A checklist for renovating your home

Written by Nick Grant


Published on 7th August 2018


Last Updated on 27th February 2024


Read time: 4 minutes

renovating kitchen

Dry and hot days are good moments for some people to renovate their homes, instead of moving to a new place. Renovations can be straightforward and economical alternatives to moving if keeping a careful eye on expenditure. After all, home improvements could increase the value and comfort of your home, or add value to your buy-to-let property. But there can be many pitfalls along the way if you’re considering renovating your home.

According to a Hiscox report in 2018, the average budget set aside for a renovation project was £16,100. Some renovation process can be enjoyable; some projects can run into unexpected delays and issues. 40% of past renovators admitted they overshot their original budget by an average of 20%, equal to a cost of over £3,200 in today’s budgets. Overall, the last decade has seen a rise of nearly one third (29%) in the number of planning permission requests made in the UK.

Here’s our checklist when renovating your home:

  1. Keep in communication with your contractor to clear things up if you have questions or concerns about the renovation project. It’s a great moment to check if your buildings insurance covers empty homes.
  2. Write it down: keep a journal of your project and keep track of your timeline – You can have it for reference if any issues arise.
  3. Take a look around: check the progress of the renovation project whether you’re living in the house while the work is being done, or have relocated. You need to make sure the job is progressing to your liking.
  4. Check your contract: make sure you’re aware of what you signed and that both parties (you and your contractor) are holding their end of the deal.
  5. Stay on your budget: going over the budget is common, but make sure you communicate with your contractor about any change in the project or approval of any excess spending.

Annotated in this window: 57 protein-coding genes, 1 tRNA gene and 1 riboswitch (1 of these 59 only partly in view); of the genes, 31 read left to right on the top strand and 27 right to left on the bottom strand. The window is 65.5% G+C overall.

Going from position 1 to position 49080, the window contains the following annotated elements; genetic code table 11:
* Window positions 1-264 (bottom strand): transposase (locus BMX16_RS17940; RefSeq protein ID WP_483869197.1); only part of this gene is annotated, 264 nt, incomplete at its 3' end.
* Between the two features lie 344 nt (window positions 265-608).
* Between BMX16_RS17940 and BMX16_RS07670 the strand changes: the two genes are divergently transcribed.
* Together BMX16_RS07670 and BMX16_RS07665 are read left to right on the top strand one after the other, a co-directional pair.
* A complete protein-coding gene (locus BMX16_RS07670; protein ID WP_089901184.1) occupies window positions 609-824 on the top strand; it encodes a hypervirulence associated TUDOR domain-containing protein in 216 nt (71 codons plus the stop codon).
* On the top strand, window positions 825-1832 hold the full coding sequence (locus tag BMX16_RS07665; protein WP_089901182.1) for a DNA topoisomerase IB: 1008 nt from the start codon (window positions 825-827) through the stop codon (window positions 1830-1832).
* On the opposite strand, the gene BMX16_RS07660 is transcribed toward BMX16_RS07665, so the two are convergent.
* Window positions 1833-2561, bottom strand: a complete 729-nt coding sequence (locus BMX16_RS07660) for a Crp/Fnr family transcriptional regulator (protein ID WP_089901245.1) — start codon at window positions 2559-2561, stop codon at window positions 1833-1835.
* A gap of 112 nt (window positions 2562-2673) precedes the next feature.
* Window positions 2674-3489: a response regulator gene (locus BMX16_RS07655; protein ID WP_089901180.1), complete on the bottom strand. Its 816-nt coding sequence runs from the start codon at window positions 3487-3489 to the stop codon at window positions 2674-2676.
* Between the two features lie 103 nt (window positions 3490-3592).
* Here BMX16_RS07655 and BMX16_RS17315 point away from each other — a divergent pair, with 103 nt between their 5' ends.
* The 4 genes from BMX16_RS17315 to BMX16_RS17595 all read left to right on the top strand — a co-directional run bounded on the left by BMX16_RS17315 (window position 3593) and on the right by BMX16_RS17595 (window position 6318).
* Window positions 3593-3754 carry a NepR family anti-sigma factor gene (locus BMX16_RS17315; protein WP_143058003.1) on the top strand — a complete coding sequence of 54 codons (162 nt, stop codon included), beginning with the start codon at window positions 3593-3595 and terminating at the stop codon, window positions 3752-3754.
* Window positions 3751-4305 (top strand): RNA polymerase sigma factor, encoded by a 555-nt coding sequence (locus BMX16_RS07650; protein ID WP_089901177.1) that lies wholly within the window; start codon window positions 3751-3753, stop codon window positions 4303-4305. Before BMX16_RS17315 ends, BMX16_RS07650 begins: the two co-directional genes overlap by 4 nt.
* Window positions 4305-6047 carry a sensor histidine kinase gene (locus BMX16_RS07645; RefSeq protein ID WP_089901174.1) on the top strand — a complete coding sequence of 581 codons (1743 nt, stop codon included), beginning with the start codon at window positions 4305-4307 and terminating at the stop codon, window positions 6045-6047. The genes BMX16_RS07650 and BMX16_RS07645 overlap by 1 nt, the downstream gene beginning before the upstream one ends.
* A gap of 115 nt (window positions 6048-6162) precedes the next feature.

What are the most popular home renovations?

The bathroom is a renovation priority with 54% of homeowners either currently undertaking an update or planning one. The kitchen is not far behind at 51% according to this Hiscox report .


So bathrooms and kitchens are the most likely rooms of the house to be either added to a property or renovated. After all, they are usually very busy rooms. Often hidden by decades of use, you can never have too much storage space and you can make the most of every inch with bespoke shelving, or a change the style if you desire. Or you need to transform the bathroom or kitchen by choosing a clever choice of tiles for a colourful and modern update. Or you need a power shower but your water pressure is low and you need to change the boiler… so many reasons!

Be sure to inform your insurer when renovating your home

As many experienced renovators will attest, home renovations are complex projects with few going exactly to plan. Many homeowners are unaware that they should notify their home insurer before undertaking a major renovation project, and potentially take out additional insurance cover.

Did you know you could risk being uninsured if the project leads to a claim?

You should check with your insurer about the type of renovation you have in mind and check the tradespeople have the right insurance too.

Homes under renovations are often exposed to more risks. There are many factors to consider like:

  • How could you deal with an unexpected storm when repairing your open roof?
  • Are building materials or personal possessions secure against theft?
  • Did you take out enough public liability if you damage your neighbours’ property?
  • Is accidental damage cover included as standard in your buildings insurance policy?
  • Does your buildings and contents insurance include unoccupied homes if you need to leave your home empty?
  • Is legal cover useful in the event of a violation of the contract?

Having a suitable level of cover in place before work begins can be very important. In some cases, there may be cover restrictions/additional premiums to pay depending on the extent of the work, so you should contact your insurance company to discuss any work you are undertaking, because it might affect your existing home insurance policy altogether. It might affect your rebuilding costs or sum insured, for example. In the end it’s all about your peace of mind, right?

The opinions and views expressed in the above articles are those of the author only and are for guidance purposes only. The authors disclaim any liability for reliance upon those opinions and would encourage readers to rely upon more than one source before making a decision based on the information.

Nick Grant is a Business Development Manager at Intasure with 10 years of insurance experience.